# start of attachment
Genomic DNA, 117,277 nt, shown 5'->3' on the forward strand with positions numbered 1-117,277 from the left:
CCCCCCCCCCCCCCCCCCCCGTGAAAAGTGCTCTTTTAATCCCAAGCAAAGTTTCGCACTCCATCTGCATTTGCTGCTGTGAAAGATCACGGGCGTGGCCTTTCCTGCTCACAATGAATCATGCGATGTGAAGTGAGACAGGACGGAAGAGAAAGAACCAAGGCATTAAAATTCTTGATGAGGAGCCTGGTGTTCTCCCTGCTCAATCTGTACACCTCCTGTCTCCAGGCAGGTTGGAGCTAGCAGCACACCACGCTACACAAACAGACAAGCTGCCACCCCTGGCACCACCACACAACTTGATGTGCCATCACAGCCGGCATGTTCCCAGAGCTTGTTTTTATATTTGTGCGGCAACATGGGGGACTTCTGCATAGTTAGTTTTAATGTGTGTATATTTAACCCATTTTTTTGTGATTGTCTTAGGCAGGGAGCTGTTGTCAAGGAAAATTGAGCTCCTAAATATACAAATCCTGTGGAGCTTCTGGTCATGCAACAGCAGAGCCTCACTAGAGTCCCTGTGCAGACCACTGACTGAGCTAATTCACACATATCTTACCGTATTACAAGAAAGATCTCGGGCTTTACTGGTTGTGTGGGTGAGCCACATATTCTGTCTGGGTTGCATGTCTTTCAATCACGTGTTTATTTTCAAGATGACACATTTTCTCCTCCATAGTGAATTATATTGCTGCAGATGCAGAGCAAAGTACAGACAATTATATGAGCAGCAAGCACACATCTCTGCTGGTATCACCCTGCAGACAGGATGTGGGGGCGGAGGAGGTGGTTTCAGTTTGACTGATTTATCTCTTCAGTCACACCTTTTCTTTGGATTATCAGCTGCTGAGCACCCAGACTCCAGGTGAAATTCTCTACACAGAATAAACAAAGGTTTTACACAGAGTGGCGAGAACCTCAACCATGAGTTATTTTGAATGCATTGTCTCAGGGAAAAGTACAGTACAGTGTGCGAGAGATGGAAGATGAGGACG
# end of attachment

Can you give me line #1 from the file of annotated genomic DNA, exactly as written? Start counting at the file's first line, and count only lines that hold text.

Genomic DNA, 117,277 nt, shown 5'->3' on the forward strand with positions numbered 1-117,277 from the left: